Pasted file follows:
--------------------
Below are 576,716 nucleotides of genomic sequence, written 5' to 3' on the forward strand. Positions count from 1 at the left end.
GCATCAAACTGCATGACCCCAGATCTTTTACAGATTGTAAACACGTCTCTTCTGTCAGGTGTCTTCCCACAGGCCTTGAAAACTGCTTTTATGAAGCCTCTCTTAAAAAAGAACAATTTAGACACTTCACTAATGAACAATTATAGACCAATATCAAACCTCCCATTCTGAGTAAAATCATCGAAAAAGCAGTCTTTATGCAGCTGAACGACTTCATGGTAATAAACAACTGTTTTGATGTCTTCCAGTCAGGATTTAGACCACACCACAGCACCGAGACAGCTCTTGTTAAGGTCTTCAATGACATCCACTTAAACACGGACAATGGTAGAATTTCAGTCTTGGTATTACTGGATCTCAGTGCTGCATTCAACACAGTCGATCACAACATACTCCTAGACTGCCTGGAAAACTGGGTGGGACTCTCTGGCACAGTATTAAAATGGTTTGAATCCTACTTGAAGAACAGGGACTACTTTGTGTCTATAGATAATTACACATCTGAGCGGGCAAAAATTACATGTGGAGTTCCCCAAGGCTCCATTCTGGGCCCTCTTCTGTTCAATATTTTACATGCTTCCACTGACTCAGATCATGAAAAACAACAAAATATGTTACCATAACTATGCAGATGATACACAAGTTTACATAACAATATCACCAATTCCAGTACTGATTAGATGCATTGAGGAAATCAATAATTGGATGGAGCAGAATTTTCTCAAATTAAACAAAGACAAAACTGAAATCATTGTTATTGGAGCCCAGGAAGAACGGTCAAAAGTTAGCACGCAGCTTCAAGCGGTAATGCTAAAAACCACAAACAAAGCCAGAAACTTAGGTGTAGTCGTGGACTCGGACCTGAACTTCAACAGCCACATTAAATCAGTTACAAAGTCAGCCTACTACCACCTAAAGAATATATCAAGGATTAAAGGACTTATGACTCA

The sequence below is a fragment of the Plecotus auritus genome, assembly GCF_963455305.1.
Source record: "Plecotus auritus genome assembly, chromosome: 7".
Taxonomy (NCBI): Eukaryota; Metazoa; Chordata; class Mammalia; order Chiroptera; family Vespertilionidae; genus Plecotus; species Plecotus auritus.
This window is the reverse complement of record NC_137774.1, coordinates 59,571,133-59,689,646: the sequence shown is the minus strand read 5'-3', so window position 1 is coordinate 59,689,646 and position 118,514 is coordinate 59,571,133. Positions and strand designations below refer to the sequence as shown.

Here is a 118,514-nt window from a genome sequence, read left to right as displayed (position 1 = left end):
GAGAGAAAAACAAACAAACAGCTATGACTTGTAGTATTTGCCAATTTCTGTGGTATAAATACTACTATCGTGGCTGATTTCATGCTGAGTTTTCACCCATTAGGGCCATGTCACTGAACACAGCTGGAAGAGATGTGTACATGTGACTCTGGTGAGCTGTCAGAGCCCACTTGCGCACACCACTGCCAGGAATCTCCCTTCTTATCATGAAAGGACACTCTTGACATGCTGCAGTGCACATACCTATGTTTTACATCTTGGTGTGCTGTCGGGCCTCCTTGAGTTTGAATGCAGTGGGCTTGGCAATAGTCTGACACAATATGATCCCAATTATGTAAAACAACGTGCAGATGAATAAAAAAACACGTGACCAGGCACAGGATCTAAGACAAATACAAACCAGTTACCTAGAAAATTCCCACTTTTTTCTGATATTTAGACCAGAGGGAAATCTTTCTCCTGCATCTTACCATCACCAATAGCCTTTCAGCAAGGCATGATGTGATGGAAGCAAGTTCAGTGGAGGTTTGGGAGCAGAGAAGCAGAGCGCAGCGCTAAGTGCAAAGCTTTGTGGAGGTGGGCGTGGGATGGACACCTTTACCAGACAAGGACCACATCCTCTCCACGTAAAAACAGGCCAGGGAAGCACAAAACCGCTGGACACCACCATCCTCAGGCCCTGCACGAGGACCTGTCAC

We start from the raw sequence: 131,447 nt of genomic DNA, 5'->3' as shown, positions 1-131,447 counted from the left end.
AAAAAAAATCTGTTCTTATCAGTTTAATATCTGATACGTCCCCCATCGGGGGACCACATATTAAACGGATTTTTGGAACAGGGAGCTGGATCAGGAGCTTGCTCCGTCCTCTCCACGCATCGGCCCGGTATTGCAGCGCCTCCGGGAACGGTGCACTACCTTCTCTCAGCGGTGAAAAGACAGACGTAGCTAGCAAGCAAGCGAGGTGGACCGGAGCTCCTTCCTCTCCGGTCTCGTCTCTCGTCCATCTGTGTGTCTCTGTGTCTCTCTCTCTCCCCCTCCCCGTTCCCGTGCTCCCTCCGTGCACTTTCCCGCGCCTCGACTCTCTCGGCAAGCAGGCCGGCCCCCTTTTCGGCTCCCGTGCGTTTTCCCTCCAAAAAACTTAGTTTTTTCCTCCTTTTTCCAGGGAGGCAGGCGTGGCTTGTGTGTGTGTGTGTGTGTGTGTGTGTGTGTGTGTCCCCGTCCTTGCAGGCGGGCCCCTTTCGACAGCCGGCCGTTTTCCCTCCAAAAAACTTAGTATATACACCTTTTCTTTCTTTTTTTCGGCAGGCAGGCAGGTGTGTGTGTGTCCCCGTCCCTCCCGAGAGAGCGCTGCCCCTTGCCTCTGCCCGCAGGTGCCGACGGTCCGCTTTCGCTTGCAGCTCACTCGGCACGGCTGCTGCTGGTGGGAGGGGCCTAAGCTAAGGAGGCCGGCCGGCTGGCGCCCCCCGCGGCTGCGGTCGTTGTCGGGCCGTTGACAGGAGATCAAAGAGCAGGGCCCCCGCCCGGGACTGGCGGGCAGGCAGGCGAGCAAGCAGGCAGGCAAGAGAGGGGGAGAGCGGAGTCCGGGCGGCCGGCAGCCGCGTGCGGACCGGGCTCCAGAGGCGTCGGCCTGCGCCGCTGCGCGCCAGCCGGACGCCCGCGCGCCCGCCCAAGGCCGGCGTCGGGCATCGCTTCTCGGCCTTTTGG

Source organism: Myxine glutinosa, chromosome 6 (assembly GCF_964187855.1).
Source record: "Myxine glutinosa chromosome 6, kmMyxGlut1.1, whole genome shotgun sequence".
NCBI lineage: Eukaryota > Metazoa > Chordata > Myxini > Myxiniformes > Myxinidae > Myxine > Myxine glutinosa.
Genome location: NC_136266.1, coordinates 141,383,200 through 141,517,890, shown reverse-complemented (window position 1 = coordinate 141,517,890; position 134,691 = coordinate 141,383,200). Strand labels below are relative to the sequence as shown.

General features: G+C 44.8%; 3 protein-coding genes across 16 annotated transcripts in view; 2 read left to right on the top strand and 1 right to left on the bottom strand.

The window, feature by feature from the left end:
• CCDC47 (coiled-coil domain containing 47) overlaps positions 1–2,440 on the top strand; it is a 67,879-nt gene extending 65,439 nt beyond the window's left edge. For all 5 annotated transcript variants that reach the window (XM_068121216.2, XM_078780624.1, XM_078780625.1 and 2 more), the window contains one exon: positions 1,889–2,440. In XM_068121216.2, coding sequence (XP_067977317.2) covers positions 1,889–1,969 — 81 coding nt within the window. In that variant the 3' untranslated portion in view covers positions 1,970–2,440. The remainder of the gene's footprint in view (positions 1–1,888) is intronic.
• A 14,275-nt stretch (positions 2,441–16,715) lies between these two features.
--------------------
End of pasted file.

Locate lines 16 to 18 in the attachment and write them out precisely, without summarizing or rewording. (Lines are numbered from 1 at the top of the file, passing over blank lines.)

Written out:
The window, feature by feature from the left end:
• CCDC47 (coiled-coil domain containing 47) overlaps positions 1–2,440 on the top strand; it is a 67,879-nt gene extending 65,439 nt beyond the window's left edge. For all 5 annotated transcript variants that reach the window (XM_068121216.2, XM_078780624.1, XM_078780625.1 and 2 more), the window contains one exon: positions 1,889–2,440. In XM_068121216.2, coding sequence (XP_067977317.2) covers positions 1,889–1,969 — 81 coding nt within the window. In that variant the 3' untranslated portion in view covers positions 1,970–2,440. The remainder of the gene's footprint in view (positions 1–1,888) is intronic.
• A 14,275-nt stretch (positions 2,441–16,715) lies between these two features.